Instagram has announced that they are introducing a new link sharing tool for Instagram Stories. Links will be able to be shared via stickers that people can tap when they view your story. 

    Since it is still in its infancy, this feature is only available to accounts with previous link sharing abilities. It is currently being discussed whether or not this feature will be available to all accounts.

    Until Then...

    Still utilize Instagram Stories. This feature is perfect for promoting events, as promotional content may start to clog your main feed. The Instagram feed should show who your organization is and what it is doing; it’s best for documenting.

    For promotional content that may still be relevant after the 24 hours that Instagram Stories last, create a highlight on your Instagram profile. A highlight is a collection of previously shared Instagram Stories that show up as small bubbles under your bio. To create one, simply press the small + under the “edit profile” button. This will take you to a page where you can view and select from every Instagram Story you have ever posted. 

    Instagram Stories are best for promoting. Try to differentiate between which posts are best for your main feed and which are best for your story.We recommend taking advantage of Instagram Stories and getting creative with them by creating your own graphics made specifically for your Instagram Stories. 

    A great tool for making quick and easy Instagram Stories is Canva. An account is free, and they have customizable templates sized for Instagram Story graphics. A paid subscription can offer even more template choices. Or, if you’re feeling creative, you can start from a blank template and create your own! 

    Link sharing on Instagram is still available through different out-of-app providers when you require it. These apps add a general link in your bio that can direct your audience to multiple other links. GVSU uses tap.bio, a website that allows your audience to view your feed in a web browser and turns your photos into hyperlinks.

    We recommend never sharing a link in Instagram captions. Since links shared in post captions are not clickable, people will most likely not take the time to type the link into their browsers. Sharing as much information as possible through a multi-slide Instagram story or utilizing an external link-in-bio service is a great way to get around this.

    For more business resources such as analytics viewing and post sharing abilities, be sure to switch your account to a business account!

    Categories: best practices
    Posted by Sheila Babbitt on Permanent link for How to navigate link and information sharing on Instagram on September 21, 2021.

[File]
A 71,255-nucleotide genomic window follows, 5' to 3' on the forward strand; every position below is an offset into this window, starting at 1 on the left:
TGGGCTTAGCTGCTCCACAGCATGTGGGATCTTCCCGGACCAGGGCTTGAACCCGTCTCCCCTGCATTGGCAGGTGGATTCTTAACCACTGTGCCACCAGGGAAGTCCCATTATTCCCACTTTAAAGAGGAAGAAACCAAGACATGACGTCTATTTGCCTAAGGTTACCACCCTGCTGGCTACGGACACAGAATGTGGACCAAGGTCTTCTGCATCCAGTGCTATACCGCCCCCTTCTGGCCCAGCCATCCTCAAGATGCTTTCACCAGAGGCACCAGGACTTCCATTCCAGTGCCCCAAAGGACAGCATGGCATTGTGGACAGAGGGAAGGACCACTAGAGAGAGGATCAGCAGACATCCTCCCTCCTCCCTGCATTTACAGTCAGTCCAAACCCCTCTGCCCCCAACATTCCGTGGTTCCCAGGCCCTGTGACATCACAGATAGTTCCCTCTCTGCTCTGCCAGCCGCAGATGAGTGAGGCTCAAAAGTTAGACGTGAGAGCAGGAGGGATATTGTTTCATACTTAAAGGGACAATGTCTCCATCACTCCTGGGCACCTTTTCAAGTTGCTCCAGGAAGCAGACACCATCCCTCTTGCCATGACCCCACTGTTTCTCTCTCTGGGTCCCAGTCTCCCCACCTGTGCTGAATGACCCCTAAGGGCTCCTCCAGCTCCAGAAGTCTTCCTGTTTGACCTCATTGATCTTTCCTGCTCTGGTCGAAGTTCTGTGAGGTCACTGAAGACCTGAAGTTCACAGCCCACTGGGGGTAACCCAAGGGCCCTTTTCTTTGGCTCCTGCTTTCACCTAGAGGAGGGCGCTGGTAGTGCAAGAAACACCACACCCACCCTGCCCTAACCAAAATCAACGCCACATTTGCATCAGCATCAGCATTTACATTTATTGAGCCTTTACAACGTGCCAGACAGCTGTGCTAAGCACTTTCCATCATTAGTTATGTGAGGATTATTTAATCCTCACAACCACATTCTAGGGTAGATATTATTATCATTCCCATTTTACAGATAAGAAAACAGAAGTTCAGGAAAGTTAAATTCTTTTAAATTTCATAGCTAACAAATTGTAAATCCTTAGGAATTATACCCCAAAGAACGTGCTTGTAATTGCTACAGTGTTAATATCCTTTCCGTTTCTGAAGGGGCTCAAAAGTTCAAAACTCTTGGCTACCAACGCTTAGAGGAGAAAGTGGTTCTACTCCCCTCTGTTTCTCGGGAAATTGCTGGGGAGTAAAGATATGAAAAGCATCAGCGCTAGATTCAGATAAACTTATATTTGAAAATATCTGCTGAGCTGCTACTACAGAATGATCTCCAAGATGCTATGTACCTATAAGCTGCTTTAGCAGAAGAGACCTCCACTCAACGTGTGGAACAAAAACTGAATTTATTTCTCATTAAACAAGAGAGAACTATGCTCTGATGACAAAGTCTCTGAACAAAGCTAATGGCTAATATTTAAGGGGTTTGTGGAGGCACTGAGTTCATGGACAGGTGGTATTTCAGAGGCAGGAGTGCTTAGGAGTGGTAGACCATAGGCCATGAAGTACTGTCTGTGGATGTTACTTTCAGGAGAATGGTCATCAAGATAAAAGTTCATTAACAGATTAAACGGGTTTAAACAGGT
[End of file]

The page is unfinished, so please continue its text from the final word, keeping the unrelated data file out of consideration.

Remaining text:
Permanent link for Creating excitement through social media on August 24, 2021

    Fall semester is upon us, and it’s an exciting time on campus. Students, faculty and staff are looking forward to kicking off the new academic year, but how do you translate that enthusiasm to your department’s social media? We’ve outlined a few ideas to get you started. 

    Run a giveaway

    Everyone loves a chance to win something for free! Consider developing a giveaway that revolves around a current campaign of yours, or ties into welcoming students back to campus. 

    GVSU’s social media has a tradition of a Fall Photo Contest, where students are able to submit photos of campus in hopes of winning a prize. We ask our followers to vote on their favorite photos in order to determine the winner, so it’s a great engagement generator for us as well. 

    You don’t even need a big, flashy prize to attract engagement, something as simple as a dining gift card or a free sweatshirt is enough to get users excited. Just remember not to make your giveaway too complicated. 

    We provide more details on how to run a giveaway in another recent blog, which you can read here. 

    Get out and about

    Think of ways to tie your current social media priorities into what is happening on campus. Is there an event coming up that might align with the work of individuals in your department? Can you show a professor teaching an engaging class? What about a rockstar staff member sharing a photo of their favorite spot on campus?

    Showing the hustle and bustle of GVSU is exciting to everyone in the campus community, and as social media managers we play a key role in showing all of the amazing things happening on campus each day. Keep that in mind when planning your social media content for the semester. 

    Ask the audience

    Remember that your followers are excited about the fall semester too! Utilize poll, quiz and rating options on different social media platforms to draw engagement and generate information from your followers. 

    For example, on GVSU’s Instagram, we asked our followers to submit some of their favorite places in the area to spend time. With the hundreds of responses we received, we were able to turn that into a TikTok, plus an Instagram Highlight! Our followers can use that for inspiration as to what they should do for fun after returning to GVSU.


    Categories: engagement
    Posted by Anna Young on Permanent link for Creating excitement through social media on August 24, 2021.

    Permanent link for Is TikTok the right platform for you? on July 20, 2021

    You may be thinking, “What are all of the dances? How does the app even work? I’m scared.” Don’t fret! TikTok may or may not be what your department needs.